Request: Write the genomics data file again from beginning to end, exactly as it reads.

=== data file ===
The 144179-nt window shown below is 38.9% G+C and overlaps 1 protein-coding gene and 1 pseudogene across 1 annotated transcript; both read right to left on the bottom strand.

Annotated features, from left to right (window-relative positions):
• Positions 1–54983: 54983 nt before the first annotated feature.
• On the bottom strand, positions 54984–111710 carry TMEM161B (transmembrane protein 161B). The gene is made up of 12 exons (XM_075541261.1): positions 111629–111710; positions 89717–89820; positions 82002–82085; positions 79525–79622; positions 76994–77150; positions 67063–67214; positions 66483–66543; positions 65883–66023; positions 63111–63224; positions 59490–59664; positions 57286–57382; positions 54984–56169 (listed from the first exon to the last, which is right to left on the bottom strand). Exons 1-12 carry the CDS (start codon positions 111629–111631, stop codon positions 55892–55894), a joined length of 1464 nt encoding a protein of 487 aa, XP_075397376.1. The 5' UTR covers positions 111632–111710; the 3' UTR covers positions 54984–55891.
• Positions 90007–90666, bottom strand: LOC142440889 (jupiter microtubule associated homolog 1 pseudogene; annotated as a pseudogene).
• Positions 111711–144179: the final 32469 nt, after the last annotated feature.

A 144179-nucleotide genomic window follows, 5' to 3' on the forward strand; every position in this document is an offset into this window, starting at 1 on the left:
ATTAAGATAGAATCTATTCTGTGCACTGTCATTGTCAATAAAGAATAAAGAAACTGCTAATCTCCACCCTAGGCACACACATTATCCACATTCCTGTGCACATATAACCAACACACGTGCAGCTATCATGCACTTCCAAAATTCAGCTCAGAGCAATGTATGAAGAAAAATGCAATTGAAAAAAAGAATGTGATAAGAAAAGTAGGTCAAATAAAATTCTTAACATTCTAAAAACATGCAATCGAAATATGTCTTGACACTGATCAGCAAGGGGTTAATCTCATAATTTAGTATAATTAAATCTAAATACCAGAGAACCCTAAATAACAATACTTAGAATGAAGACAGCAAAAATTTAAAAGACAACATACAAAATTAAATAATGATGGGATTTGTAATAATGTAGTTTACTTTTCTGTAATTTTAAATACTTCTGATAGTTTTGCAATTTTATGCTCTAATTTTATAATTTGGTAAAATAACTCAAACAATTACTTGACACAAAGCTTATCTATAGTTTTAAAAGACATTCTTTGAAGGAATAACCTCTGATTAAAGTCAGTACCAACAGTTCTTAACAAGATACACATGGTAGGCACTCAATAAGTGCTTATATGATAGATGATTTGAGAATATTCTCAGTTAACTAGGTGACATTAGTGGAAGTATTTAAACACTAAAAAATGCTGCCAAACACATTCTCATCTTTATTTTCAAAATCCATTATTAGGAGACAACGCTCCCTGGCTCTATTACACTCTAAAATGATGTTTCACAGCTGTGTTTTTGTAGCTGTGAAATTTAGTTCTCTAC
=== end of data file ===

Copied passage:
The 144179-nt window shown below is 38.9% G+C and overlaps 1 protein-coding gene and 1 pseudogene across 1 annotated transcript; both read right to left on the bottom strand.

Annotated features, from left to right (window-relative positions):
• Positions 1–54983: 54983 nt before the first annotated feature.
• On the bottom strand, positions 54984–111710 carry TMEM161B (transmembrane protein 161B). The gene is made up of 12 exons (XM_075541261.1): positions 111629–111710; positions 89717–89820; positions 82002–82085; positions 79525–79622; positions 76994–77150; positions 67063–67214; positions 66483–66543; positions 65883–66023; positions 63111–63224; positions 59490–59664; positions 57286–57382; positions 54984–56169 (listed from the first exon to the last, which is right to left on the bottom strand). Exons 1-12 carry the CDS (start codon positions 111629–111631, stop codon positions 55892–55894), a joined length of 1464 nt encoding a protein of 487 aa, XP_075397376.1. The 5' UTR covers positions 111632–111710; the 3' UTR covers positions 54984–55891.
• Positions 90007–90666, bottom strand: LOC142440889 (jupiter microtubule associated homolog 1 pseudogene; annotated as a pseudogene).
• Positions 111711–144179: the final 32469 nt, after the last annotated feature.

A 144179-nucleotide genomic window follows, 5' to 3' on the forward strand; every position in this document is an offset into this window, starting at 1 on the left:
ATTAAGATAGAATCTATTCTGTGCACTGTCATTGTCAATAAAGAATAAAGAAACTGCTAATCTCCACCCTAGGCACACACATTATCCACATTCCTGTGCACATATAACCAACACACGTGCAGCTATCATGCACTTCCAAAATTCAGCTCAGAGCAATGTATGAAGAAAAATGCAATTGAAAAAAAGAATGTGATAAGAAAAGTAGGTCAAATAAAATTCTTAACATTCTAAAAACATGCAATCGAAATATGTCTTGACACTGATCAGCAAGGGGTTAATCTCATAATTTAGTATAATTAAATCTAAATACCAGAGAACCCTAAATAACAATACTTAGAATGAAGACAGCAAAAATTTAAAAGACAACATACAAAATTAAATAATGATGGGATTTGTAATAATGTAGTTTACTTTTCTGTAATTTTAAATACTTCTGATAGTTTTGCAATTTTATGCTCTAATTTTATAATTTGGTAAAATAACTCAAACAATTACTTGACACAAAGCTTATCTATAGTTTTAAAAGACATTCTTTGAAGGAATAACCTCTGATTAAAGTCAGTACCAACAGTTCTTAACAAGATACACATGGTAGGCACTCAATAAGTGCTTATATGATAGATGATTTGAGAATATTCTCAGTTAACTAGGTGACATTAGTGGAAGTATTTAAACACTAAAAAATGCTGCCAAACACATTCTCATCTTTATTTTCAAAATCCATTATTAGGAGACAACGCTCCCTGGCTCTATTACACTCTAAAATGATGTTTCACAGCTGTGTTTTTGTAGCTGTGAAATTTAGTTCTCTAC